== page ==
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“Working to engineer a better world”

May 4, 2023

By Solangel Minotta

The engineering community can make a profound impact across several of the UN’s Sustainable Development Goals. (Photo © Getty Images)

In this Q&A, the IET’s Ed Almond talks about how the engineering profession can use technology to advance sustainability from the SDGs to net zero.

With more than 155,000 members across 148 countries, the Institution of Engineering and Technology (IET)opens in new tab/window has a mission to inspire, inform and influence the global engineering community, supporting technology innovation to meet the needs of society. As the IET’s Chief Executive & Secretary Ed Almondopens in new tab/window puts it, “The IET exists for the sole purpose of working to engineer a better world.”

That mission has never been more important than now, as we face a global climate crisis that requires innovation and cooperation in order to meet the goals for sustainability and lowering emissions. In this interview, Almond talks about the trending topics in sustainability, how IET members are addressing today’s challenges, and the road ahead for net zero. The interview has been edited slightly for brevity and clarity.

Ed Almond is Chief Executive and Secretary of the Institution of Engineering and Technology (IET).

Ed Almond

Societies & Sustainability

This article is part of our ongoing series of interviews with engineering society leaders about their perspectives on how engineers are forging a critical path forward toward achieving net zero.

How is the IET supporting the UN’s SDGs?

We have chosen five societal challenges where the engineering profession and the IET can make the greatest impact. These have been inspired by the United Nations’ 17 Sustainable Development Goals, the European Union’s Horizon 2020 Challenges and the UK’s Industrial Strategy Grand Challenges. The challenges are:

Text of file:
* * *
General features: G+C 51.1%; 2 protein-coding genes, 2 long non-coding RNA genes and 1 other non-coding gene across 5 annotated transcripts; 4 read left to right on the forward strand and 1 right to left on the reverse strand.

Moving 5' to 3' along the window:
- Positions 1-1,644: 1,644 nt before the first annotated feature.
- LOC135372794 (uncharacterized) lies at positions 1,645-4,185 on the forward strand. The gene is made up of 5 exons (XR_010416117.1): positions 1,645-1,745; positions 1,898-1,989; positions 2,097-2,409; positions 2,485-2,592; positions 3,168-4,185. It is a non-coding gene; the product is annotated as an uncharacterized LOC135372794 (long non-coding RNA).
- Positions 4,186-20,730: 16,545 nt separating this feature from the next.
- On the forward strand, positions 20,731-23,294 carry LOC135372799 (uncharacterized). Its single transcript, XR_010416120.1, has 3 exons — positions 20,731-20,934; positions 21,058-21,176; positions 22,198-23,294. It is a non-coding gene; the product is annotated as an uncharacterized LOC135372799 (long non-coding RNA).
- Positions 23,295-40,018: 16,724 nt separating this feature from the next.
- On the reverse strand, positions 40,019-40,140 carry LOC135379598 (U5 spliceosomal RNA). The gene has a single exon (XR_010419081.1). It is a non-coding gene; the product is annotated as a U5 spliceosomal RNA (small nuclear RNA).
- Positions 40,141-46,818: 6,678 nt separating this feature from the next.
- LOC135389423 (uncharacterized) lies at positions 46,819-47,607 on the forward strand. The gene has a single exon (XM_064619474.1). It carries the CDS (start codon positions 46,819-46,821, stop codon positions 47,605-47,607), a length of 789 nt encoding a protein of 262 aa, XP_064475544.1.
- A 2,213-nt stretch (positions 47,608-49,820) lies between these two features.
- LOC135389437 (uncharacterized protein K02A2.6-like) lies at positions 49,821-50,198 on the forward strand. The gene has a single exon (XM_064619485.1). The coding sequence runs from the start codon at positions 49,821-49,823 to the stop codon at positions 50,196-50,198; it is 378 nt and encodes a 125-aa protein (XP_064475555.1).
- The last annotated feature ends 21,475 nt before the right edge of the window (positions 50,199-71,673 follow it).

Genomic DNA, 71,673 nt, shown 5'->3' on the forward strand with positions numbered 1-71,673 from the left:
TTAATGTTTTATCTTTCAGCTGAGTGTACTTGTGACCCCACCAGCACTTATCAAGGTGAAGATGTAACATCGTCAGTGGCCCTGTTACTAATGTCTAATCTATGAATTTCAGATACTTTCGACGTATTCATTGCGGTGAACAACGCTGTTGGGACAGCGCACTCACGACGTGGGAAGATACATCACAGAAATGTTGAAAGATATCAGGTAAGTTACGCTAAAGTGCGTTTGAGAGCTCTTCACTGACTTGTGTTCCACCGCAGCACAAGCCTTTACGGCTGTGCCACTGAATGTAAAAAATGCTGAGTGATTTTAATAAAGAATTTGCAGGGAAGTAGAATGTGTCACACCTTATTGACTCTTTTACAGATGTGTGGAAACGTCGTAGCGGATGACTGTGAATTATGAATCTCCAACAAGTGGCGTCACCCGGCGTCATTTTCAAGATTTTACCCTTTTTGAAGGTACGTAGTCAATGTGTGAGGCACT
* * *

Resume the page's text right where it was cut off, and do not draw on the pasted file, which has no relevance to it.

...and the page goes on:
Our societal challenges will focus our efforts more sharply for added impact, while providing direction and purpose for the IET as we support the engineering community to deliver solutions for society.

How does this fit with IET’s 2030 strategyopens in new tab/window?

By 2030, we hope to accelerate the pace of development and adoption of technology that supports the move towards a zero-carbon future. We also aim to increase public trust in digital technology and support practitioners through a period of change with the application of standards, regulation and the sharing of best practice.

We are proud to have joined the UN SDG Publisher’s Compactopens in new tab/window, committing to developing and implementing sustainability principles in our publishing program. We will be champions for the SDGs and publish content that will help inform, develop and inspire action to achieve them.

What are the IET’s commitments to achieve net zero as a contributor?

In 2021, we launched a new Energy technologies for Net Zeroopens in new tab/window guide, which gave a detailed look at the technologies available that can decarbonize the UK energy system and shift energy demand from fossil fuels to low-carbon supply, which is vital to reach the government’s net zero targets.

The easy-to-follow guide, produced by energy system researchers at the University of Strathclydeopens in new tab/window on behalf of the IET, is intended to help the public, policymakers and anyone invested in transitioning to a low-carbon future understand the options and technologies available.

The transition to net zero will rely on people and technology, and it is vital that everyone has a good understanding of how technology can make that happen, what the options are and how they work. Technology enables us to dramatically reduce our dependence on fossil fuels by changing where our energy comes from and how we use it.

Whilst it is clear these technologies are fundamental, there is still an active part that society at large needs to play in making low-carbon choices in our everyday lives. If people, policymakers and businesses understand the various options and why they’re needed, we will get greater support for a fast and fair transition to net zero.

Why is it so critical at this point in time for industries, subject matter experts and professionals to become part of a larger community like the IET?

Engineers have the skills, insights and ingenuity to help tackle climate change in ways that optimize efficiency, economy, safety and reliability. It is critical that engineers become active members of professional societies: for thought leadership, resources, training, sharing best practice, reports and so much more.